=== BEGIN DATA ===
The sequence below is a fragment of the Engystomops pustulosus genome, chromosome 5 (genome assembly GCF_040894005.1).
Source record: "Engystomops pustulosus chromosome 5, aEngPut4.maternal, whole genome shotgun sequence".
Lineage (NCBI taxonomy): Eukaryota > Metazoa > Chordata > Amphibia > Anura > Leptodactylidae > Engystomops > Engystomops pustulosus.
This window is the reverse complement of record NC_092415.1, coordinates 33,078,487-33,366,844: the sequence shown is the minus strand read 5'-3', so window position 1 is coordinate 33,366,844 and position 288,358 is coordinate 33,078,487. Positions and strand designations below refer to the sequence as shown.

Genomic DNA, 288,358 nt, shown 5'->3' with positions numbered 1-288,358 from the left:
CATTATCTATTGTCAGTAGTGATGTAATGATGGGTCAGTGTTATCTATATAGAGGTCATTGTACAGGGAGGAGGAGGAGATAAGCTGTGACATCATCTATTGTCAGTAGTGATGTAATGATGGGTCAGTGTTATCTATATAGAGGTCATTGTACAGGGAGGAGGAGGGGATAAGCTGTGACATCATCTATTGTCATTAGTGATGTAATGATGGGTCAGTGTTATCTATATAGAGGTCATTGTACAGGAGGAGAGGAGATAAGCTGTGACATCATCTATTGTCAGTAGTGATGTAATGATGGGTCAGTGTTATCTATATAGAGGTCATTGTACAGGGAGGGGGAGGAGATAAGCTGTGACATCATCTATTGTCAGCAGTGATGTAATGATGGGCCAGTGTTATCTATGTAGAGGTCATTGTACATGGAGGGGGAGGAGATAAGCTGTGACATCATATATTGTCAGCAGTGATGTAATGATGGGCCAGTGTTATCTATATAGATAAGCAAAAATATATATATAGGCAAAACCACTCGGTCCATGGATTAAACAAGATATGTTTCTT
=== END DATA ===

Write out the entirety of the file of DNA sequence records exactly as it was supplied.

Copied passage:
The sequence below is a fragment of the Engystomops pustulosus genome, chromosome 5 (genome assembly GCF_040894005.1).
Source record: "Engystomops pustulosus chromosome 5, aEngPut4.maternal, whole genome shotgun sequence".
Lineage (NCBI taxonomy): Eukaryota > Metazoa > Chordata > Amphibia > Anura > Leptodactylidae > Engystomops > Engystomops pustulosus.
This window is the reverse complement of record NC_092415.1, coordinates 33,078,487-33,366,844: the sequence shown is the minus strand read 5'-3', so window position 1 is coordinate 33,366,844 and position 288,358 is coordinate 33,078,487. Positions and strand designations below refer to the sequence as shown.

Genomic DNA, 288,358 nt, shown 5'->3' with positions numbered 1-288,358 from the left:
CATTATCTATTGTCAGTAGTGATGTAATGATGGGTCAGTGTTATCTATATAGAGGTCATTGTACAGGGAGGAGGAGGAGATAAGCTGTGACATCATCTATTGTCAGTAGTGATGTAATGATGGGTCAGTGTTATCTATATAGAGGTCATTGTACAGGGAGGAGGAGGGGATAAGCTGTGACATCATCTATTGTCATTAGTGATGTAATGATGGGTCAGTGTTATCTATATAGAGGTCATTGTACAGGAGGAGAGGAGATAAGCTGTGACATCATCTATTGTCAGTAGTGATGTAATGATGGGTCAGTGTTATCTATATAGAGGTCATTGTACAGGGAGGGGGAGGAGATAAGCTGTGACATCATCTATTGTCAGCAGTGATGTAATGATGGGCCAGTGTTATCTATGTAGAGGTCATTGTACATGGAGGGGGAGGAGATAAGCTGTGACATCATATATTGTCAGCAGTGATGTAATGATGGGCCAGTGTTATCTATATAGATAAGCAAAAATATATATATAGGCAAAACCACTCGGTCCATGGATTAAACAAGATATGTTTCTT